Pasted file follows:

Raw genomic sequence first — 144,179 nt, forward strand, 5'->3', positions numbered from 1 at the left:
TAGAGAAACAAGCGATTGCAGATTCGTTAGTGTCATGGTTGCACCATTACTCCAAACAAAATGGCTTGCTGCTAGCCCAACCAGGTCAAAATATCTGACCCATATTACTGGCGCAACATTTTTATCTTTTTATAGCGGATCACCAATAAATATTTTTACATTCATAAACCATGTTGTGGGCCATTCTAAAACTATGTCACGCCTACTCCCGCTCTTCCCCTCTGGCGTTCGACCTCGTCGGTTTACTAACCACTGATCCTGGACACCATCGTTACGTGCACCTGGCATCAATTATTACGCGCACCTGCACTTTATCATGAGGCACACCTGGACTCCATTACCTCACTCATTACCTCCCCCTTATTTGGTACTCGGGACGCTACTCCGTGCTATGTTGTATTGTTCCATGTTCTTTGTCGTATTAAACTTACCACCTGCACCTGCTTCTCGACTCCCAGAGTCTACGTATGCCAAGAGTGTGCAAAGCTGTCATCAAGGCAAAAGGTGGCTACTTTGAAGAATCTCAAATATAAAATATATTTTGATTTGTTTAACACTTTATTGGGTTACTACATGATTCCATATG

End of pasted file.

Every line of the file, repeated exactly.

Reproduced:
Raw genomic sequence first — 144,179 nt, forward strand, 5'->3', positions numbered from 1 at the left:
TAGAGAAACAAGCGATTGCAGATTCGTTAGTGTCATGGTTGCACCATTACTCCAAACAAAATGGCTTGCTGCTAGCCCAACCAGGTCAAAATATCTGACCCATATTACTGGCGCAACATTTTTATCTTTTTATAGCGGATCACCAATAAATATTTTTACATTCATAAACCATGTTGTGGGCCATTCTAAAACTATGTCACGCCTACTCCCGCTCTTCCCCTCTGGCGTTCGACCTCGTCGGTTTACTAACCACTGATCCTGGACACCATCGTTACGTGCACCTGGCATCAATTATTACGCGCACCTGCACTTTATCATGAGGCACACCTGGACTCCATTACCTCACTCATTACCTCCCCCTTATTTGGTACTCGGGACGCTACTCCGTGCTATGTTGTATTGTTCCATGTTCTTTGTCGTATTAAACTTACCACCTGCACCTGCTTCTCGACTCCCAGAGTCTACGTATGCCAAGAGTGTGCAAAGCTGTCATCAAGGCAAAAGGTGGCTACTTTGAAGAATCTCAAATATAAAATATATTTTGATTTGTTTAACACTTTATTGGGTTACTACATGATTCCATATG